With kids across the country returning to school this week, if you're a primary care pediatrician or nurse, you probably breathing a sigh of relief that the rush of back to school immunizations and sports physicals are coming to end. Most likely, you heard countless stories of summer camp (mis)adventures, vacations, or simply good times spent with good friends. At some point during the exam, you asked your patient and their caregiver several questions regarding their physical health, any concerns or changes.


Did you ask also about other concerns, outside of physical health? How are the stress levels in the family? Any behavioral changes in the child(ren)? These questions are just as important to ask your patients and families as they can negatively affect current and future health. Known as adverse childhood events (ACEs) (abuse, domestic violence, parental divorce, or parental incarceration), these life events can lead to a host of different health problems, ranging from risky behaviors, to depression, to heart disease.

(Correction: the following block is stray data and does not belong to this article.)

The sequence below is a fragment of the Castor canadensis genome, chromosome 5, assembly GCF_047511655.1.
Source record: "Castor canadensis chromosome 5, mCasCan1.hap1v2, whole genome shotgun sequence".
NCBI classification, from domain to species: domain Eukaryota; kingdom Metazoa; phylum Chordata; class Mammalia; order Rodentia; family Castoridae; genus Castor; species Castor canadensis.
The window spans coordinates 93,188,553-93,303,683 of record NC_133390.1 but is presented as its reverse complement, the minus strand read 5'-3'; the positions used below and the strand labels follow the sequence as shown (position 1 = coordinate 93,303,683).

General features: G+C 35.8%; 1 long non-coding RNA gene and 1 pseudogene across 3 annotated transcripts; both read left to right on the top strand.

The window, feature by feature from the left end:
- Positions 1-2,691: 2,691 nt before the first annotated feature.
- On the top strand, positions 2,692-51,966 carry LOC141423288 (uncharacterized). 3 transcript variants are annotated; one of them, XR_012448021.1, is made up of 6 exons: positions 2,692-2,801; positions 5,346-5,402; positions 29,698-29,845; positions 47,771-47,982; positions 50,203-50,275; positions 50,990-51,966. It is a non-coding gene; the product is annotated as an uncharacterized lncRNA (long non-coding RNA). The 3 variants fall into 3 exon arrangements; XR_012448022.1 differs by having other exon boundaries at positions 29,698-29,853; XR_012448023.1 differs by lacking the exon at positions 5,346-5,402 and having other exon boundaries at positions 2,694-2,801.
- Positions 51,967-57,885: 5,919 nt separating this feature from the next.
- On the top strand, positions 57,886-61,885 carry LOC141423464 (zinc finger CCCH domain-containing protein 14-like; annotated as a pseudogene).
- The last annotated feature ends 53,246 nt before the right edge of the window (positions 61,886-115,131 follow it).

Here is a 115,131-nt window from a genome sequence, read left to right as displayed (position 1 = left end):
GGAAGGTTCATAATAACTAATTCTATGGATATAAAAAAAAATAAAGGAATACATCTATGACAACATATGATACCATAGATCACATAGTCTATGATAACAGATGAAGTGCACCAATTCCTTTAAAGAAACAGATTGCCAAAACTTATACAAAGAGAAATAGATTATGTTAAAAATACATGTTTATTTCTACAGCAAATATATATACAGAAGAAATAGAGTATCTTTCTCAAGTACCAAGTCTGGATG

The primary care setting affords healthcare providers a unique opportunity to get to know your patients on a more personal level. When you screen for ACEs and other mental health concerns, you're able to refer them to appropriate resources and help them receive the support they need to continue to grow and develop into both mentally and physically healthy adults. The DEF Protocol can provide a framework to incorporate screening for ACEs and providing trauma informed care.


Learn more about the DEF Protocol and how you can incorporate it and then share your thoughts and current practice around screening patients for mental health concerns on our Facebook page.